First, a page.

The Telegraph
Since 1st March, 1999
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Group of girls takes life back in hand from husbands

Krishnagar, May 27: No banners, no meetings, no prodding from social activists. A group of 20 teenaged girls, each acting on her own in a corner of rural Bengal, has struck a quiet blow for dignity of life.

Over the past four months, these residents of Nadia’s Nakashipara rebelled against torture and humiliation at the hands of their husbands and obtained divorce.

Reshma Khatun, 19, first-year BA student, separated from her schoolteacher husband Kamrujjaman Sheikh because he wouldn’t let her go to college.

“I wanted to become a teacher like my husband,” Reshma said. “But he wanted me to bear children and spend the rest of my life bringing them up.”

The girls ' 16 Muslim and four Hindu ' also pulled off something unheard of. With help from a police officer, they got their husbands to return the dowry: land, jewellery and cash ranging from Rs 20,000 to Rs 1.5 lakh.

Aged between 16 and 19, most of them school or college students, each decided independently to walk out of home. Each then walked into the Nakashipara police station.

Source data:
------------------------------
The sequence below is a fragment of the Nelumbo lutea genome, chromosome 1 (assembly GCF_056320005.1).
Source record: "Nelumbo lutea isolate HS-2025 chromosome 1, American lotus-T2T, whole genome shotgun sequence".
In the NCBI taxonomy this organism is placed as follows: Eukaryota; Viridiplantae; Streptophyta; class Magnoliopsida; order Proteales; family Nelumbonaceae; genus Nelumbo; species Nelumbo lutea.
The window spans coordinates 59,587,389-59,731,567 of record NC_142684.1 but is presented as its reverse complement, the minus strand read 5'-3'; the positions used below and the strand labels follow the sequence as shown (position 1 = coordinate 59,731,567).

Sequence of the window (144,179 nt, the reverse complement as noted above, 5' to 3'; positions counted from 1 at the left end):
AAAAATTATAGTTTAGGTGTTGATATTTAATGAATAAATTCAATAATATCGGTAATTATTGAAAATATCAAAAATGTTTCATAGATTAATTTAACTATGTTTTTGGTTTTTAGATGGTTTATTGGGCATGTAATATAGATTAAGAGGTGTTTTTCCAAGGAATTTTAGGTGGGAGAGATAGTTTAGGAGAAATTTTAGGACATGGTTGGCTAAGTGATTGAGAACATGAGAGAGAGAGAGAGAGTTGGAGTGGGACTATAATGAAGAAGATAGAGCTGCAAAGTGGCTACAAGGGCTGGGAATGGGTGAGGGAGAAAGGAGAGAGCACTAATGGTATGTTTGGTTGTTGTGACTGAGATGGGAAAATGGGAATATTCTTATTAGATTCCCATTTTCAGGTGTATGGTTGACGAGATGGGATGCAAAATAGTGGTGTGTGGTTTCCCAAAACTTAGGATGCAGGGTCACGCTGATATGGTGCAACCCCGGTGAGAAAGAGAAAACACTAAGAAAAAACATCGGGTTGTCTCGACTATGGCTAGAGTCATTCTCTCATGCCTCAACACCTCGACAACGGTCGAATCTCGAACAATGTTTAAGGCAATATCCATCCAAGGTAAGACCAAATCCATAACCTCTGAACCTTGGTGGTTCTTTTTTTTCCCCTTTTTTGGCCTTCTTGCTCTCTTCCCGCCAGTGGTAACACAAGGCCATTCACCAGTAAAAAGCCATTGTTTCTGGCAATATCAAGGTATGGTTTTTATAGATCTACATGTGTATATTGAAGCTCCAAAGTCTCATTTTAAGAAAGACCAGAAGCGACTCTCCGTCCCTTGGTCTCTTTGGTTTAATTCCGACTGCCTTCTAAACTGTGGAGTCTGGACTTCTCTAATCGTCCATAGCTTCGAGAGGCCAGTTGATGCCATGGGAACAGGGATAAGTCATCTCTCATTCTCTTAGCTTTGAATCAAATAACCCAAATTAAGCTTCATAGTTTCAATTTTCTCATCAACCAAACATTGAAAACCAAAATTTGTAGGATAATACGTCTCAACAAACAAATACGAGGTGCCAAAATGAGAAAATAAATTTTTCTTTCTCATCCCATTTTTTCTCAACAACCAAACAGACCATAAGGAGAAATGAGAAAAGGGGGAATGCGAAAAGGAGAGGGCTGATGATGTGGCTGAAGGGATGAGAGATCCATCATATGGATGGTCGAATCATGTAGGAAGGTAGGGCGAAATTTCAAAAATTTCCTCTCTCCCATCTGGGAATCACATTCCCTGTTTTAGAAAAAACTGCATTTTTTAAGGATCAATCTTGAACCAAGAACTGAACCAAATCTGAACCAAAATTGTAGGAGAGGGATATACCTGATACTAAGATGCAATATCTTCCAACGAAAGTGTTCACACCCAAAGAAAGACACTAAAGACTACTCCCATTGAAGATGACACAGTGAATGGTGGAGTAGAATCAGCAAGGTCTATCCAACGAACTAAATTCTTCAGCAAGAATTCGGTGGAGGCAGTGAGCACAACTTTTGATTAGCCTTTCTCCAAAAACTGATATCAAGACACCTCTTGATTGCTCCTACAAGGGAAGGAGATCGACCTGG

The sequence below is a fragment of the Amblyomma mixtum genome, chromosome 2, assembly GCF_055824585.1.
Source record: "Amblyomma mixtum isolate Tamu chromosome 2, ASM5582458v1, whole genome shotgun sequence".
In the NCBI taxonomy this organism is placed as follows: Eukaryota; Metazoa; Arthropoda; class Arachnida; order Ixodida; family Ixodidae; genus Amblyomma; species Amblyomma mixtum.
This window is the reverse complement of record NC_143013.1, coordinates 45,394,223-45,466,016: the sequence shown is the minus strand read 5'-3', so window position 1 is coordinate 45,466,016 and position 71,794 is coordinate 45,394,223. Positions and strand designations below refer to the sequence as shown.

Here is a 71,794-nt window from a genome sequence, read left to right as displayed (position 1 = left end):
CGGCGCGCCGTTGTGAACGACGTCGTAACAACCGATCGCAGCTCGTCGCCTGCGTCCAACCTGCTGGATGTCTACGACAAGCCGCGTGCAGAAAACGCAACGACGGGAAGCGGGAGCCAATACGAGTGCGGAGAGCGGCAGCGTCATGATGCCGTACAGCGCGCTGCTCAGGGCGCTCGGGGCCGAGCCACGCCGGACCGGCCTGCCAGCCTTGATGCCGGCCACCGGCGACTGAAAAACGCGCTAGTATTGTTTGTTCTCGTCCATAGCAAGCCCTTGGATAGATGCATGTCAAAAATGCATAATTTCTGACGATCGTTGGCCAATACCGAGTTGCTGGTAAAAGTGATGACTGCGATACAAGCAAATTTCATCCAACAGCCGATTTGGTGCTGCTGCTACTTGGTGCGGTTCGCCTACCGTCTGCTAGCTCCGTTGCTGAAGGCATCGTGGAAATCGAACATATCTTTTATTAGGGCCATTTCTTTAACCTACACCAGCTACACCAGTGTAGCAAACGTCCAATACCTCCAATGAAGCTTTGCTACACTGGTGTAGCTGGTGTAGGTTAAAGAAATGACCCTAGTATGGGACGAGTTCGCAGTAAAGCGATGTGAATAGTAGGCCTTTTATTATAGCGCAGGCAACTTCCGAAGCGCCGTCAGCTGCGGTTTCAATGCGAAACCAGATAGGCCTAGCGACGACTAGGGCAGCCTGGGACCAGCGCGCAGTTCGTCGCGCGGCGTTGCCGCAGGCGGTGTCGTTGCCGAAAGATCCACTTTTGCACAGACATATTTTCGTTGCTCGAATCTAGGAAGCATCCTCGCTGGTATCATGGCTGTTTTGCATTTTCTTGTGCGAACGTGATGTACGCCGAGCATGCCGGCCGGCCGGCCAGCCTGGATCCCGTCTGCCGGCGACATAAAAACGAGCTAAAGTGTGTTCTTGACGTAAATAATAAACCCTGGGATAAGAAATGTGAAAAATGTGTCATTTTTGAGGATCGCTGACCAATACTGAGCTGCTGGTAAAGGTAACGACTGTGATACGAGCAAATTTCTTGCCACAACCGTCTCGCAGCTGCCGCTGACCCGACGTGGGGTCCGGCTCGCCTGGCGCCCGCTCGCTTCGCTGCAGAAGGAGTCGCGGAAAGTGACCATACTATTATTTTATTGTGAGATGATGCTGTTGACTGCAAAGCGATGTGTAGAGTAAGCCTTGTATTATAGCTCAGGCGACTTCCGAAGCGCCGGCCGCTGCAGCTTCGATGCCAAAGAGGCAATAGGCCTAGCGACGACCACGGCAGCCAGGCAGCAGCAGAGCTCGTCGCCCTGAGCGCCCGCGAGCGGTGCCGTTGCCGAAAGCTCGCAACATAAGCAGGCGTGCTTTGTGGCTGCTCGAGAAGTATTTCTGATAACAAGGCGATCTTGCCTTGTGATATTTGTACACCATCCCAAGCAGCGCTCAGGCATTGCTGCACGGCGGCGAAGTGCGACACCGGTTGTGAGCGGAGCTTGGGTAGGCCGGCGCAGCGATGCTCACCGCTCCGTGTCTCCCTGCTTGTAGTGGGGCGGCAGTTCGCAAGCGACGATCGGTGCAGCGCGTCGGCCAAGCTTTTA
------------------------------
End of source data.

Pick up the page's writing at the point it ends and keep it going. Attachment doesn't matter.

None had any desire for revenge: they all declined circle inspector A. Rashidujjaman’s request to lodge written complaints, which would have led to the husbands’ arrest.

“The women were, however, clear in their minds they didn’t want to live with their husbands any more,” the officer told The Telegraph. “I advised them to go for divorce.”

Rashidujjaman persuaded the husbands to agree to divorce by mutual consent. The divorces were quickly carried out in front of the qazi for the Muslim couples and in the Krishnagar lok adalat for the Hindus.

“I told the men they must return the dowry ' else they would be arrested and tried,” Rashidujjaman said.

Khursia Begum, 17, said her husband Fazlur Sheikh “got drunk every night and beat me and humiliated me in front of my in-laws. He also wouldn’t let me go to school”.

Khursia sat for her higher secondary exams this year from Bethuadahari Girls’ School.

Salma Khatun, Sonali Khatun and Shakila Bibi have similar stories to tell. So do Inu Das, Sheela Das, Sangeeta Das and Rakhi Biswas.

Most of them want to continue with their studies; the rest are looking to take up a job or start a small business.

Amazed social activists have lauded the women’s courage. “I have never heard of such large-scale return of dowry,” said Rina Mukherjee, chief counsellor of a state-aided family counselling centre in Nadia.

To sociologist D.P. Bhattacharjee, the events in Nakashipara are nothing short of “revolutionary”.

“This proves how increased literacy has changed the outlook of rural women,” he said. “Many of them are now more modern in their outlook on life than the men.”

The group has inspired other women of the area. “I would do the same,” said Mamtaz Khatun, a BA student, who has yet to marry.

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